Clause (a) of Section 32 of the Act empowers the Provincial Government to make rules authorising the Prohibition Commissioner or any Officer empowered by him to grant permits for the issue of licenses. It was contended that these provisions were in derogation of the inhibition against delegating legislative authority to an outside agency. Repel-ling this argument Mangalmurti and Mudholkar JJ., delivering the judgment of the majority, observed as below:
'Another contention of the learned counsel is that Section 29(2) and Clause (a) of Section 32 amount to delegation of legislative power. We do not think that the power delegated by these provisions is a legislative power. This is merely a power to determine the circumstances in which the law shall be applied or to what areas its operation shall be extended or the particular class of persons to whom it shall be applied. This is what has been held by the Privy Council in a long line of cases right from the Queen v. Burah, (1878) 3 AC 889: 5 Ind App 178 to King Emperor v. Benoari Lal Sarma, 72 Ind App 57: (AIR 1945 PC 48). These cases and Baxter v. Ah Way, (1909) 8 CLR 626, to which we have already referred, directly support our view. In the last mentioned case, the power conferred upon the Governor-General in Council to declare by proclamation what goods shall be prohibited from import was challenged on the ground that it amounted to delegation of legislative power. The quotation we have already given from the judgment of O' Connor J. contains the reason upon which the delegation so made was held not to be that of a legislative power at all and so valid.'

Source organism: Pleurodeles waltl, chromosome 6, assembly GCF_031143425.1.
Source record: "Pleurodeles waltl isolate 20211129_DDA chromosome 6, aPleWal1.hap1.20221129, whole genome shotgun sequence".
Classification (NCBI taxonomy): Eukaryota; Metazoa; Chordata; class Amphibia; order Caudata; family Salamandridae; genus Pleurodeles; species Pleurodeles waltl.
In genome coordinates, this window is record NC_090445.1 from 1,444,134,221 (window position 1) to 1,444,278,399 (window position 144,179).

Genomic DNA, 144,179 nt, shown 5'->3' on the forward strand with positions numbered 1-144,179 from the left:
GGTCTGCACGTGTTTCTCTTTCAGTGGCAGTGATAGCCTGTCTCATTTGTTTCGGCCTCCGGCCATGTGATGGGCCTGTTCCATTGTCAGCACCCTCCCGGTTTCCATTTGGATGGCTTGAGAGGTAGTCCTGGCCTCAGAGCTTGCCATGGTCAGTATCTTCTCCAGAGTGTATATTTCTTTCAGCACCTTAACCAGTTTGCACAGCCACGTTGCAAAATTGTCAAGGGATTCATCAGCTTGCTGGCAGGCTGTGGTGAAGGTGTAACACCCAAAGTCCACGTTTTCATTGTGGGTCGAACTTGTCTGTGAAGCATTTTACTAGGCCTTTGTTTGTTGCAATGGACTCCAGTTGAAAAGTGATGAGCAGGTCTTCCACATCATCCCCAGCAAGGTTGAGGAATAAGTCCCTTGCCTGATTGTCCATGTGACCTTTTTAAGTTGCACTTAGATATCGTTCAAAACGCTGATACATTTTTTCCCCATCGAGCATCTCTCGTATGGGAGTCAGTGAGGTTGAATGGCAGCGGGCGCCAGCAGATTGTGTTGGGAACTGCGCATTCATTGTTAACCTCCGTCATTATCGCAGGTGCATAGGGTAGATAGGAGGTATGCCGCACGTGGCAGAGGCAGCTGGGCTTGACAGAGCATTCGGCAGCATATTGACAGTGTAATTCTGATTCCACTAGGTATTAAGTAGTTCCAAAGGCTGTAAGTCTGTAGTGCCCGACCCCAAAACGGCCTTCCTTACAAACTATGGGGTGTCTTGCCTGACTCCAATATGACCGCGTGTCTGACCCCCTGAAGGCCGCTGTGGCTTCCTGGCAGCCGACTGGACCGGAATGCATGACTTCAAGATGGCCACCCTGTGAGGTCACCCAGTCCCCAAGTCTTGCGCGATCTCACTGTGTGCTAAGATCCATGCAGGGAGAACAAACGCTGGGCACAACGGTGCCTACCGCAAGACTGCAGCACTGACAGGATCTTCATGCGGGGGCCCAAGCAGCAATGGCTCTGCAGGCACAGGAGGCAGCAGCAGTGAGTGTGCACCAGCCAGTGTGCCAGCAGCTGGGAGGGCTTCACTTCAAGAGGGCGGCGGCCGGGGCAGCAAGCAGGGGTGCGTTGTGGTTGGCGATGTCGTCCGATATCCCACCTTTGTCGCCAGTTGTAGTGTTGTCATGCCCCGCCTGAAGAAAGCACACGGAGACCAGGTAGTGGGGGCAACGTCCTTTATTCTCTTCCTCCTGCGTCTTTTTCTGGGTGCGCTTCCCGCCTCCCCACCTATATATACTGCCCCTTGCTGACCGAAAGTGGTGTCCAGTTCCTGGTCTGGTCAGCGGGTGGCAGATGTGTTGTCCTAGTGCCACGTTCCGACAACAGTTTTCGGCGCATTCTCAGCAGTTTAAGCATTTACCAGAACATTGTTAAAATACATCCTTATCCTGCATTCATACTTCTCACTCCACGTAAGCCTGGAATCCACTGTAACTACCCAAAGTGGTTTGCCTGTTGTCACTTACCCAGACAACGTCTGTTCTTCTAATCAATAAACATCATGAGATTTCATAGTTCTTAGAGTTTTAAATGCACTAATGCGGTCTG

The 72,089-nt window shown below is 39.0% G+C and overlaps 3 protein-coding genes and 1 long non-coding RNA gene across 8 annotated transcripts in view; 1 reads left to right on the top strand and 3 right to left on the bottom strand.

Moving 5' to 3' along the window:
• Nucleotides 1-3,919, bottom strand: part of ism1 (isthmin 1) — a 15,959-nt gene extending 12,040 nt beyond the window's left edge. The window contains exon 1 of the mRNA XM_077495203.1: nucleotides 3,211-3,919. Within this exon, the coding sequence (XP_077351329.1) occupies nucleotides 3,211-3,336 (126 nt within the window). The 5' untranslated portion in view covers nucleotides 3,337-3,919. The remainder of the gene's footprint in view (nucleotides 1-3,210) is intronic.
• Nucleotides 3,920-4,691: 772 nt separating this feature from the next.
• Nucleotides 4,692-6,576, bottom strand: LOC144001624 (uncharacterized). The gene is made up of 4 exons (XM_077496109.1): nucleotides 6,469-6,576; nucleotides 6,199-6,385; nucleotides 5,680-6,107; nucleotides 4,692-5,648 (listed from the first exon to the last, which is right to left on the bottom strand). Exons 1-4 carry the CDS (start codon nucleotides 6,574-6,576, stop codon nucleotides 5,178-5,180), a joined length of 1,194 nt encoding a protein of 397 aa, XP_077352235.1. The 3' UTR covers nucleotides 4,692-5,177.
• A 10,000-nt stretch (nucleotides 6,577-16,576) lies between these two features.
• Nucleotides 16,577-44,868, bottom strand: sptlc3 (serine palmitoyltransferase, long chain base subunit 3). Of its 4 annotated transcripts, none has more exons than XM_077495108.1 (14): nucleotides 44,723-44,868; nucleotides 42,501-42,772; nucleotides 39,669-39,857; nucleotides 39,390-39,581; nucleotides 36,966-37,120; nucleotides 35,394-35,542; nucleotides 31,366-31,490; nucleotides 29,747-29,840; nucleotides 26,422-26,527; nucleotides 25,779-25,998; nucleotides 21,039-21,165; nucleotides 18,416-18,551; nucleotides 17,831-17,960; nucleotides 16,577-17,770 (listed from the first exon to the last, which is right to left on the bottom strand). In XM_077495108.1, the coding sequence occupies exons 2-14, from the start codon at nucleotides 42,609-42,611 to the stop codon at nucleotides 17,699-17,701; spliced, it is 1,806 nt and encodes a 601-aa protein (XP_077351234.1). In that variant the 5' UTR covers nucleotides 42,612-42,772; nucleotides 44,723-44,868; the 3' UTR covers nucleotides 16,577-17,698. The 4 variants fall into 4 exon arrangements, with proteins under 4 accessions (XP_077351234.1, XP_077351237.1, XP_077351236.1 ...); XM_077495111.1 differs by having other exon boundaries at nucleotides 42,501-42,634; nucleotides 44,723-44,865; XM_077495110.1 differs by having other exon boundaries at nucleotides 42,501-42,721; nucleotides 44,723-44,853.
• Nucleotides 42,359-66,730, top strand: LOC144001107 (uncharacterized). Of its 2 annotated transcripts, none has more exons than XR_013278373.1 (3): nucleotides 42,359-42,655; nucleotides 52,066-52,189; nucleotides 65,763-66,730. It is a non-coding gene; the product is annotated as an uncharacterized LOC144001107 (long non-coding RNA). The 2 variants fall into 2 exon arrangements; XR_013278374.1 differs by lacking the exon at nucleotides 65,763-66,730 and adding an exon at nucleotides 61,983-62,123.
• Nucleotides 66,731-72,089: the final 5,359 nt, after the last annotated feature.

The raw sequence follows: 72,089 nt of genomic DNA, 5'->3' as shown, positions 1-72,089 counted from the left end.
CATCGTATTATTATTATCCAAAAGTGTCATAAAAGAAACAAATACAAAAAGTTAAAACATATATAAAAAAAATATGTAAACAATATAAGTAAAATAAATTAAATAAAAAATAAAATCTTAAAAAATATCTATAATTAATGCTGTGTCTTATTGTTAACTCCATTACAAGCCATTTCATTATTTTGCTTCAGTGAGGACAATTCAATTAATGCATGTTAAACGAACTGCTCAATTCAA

It will thus appear that the contention urged against the validity of the notification is not well-founded.
15. It was further contended that the notification offends against Article 14 of the Constitution, inasmuch as it makes a distinction between the High Court and the Board of Revenue on the one hand and the inferior Courts on the other, between the medical and expert witnesses and other witnesses and between one language and another as the official languages of the Courts. Reliance was placed, in this connection, on Qasim Razvi v. State of Hyderabad, AIR 1953 SC 156: 1953 SCR 589.
In that case their Lordships of the Supreme Court were considering the validity of the Hyderabad Special Tribunal Regulation (V of 1358 F) under which a Special Tribunal was set up by the Military Governor for the trial of the accused. The Regulation authorised the Tribunal to conduct the proceedings in English, whereas, in practice, Urdu is used before the ordinary courts in Hyderabad Bose J. considered this question in these terms: